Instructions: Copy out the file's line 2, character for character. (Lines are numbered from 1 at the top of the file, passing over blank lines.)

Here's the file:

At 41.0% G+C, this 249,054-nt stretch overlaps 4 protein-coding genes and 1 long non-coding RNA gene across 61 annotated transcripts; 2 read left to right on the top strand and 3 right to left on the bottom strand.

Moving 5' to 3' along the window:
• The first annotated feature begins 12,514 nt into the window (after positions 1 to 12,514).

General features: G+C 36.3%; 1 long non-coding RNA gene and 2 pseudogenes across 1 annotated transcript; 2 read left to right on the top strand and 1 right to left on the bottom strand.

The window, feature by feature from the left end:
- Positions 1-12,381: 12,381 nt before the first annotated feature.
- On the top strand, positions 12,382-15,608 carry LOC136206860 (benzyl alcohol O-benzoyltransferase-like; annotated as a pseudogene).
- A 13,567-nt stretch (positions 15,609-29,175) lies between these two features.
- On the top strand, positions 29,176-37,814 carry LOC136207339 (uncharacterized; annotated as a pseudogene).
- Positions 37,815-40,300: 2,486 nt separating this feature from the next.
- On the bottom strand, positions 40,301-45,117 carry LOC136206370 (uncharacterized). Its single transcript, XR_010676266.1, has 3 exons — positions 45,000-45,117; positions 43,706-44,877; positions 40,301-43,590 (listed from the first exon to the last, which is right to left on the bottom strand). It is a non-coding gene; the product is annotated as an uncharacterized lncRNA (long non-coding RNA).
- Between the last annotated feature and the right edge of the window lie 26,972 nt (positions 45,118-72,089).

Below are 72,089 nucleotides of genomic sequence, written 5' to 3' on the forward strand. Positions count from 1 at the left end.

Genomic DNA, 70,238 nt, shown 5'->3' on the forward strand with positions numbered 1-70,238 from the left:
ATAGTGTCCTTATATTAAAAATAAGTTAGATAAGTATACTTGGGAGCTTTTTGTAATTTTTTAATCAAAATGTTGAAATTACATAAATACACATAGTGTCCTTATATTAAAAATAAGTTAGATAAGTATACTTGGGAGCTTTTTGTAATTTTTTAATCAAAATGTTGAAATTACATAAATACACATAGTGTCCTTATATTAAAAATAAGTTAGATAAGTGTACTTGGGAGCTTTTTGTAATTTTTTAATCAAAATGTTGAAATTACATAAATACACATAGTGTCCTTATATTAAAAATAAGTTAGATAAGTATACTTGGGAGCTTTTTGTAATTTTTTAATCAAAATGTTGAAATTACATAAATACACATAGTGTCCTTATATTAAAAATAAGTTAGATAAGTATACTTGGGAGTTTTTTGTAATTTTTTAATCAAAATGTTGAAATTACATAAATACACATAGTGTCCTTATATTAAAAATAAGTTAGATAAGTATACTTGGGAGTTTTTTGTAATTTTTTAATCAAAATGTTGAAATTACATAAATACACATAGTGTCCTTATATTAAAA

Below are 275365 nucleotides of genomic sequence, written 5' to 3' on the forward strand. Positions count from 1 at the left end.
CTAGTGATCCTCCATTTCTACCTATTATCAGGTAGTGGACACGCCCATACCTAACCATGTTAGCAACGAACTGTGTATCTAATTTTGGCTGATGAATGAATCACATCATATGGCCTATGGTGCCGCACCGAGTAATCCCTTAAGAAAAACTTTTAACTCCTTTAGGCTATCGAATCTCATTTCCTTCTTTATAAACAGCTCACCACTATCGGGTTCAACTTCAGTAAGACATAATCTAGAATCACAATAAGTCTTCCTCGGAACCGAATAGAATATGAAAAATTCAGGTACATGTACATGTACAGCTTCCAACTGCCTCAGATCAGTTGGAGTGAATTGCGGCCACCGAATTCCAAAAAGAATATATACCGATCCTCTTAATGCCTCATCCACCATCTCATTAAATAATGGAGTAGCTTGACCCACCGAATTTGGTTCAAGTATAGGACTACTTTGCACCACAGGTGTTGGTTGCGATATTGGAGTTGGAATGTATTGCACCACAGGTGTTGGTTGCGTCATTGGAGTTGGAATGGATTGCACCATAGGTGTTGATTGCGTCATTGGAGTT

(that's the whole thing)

Moving 5' to 3' along the window: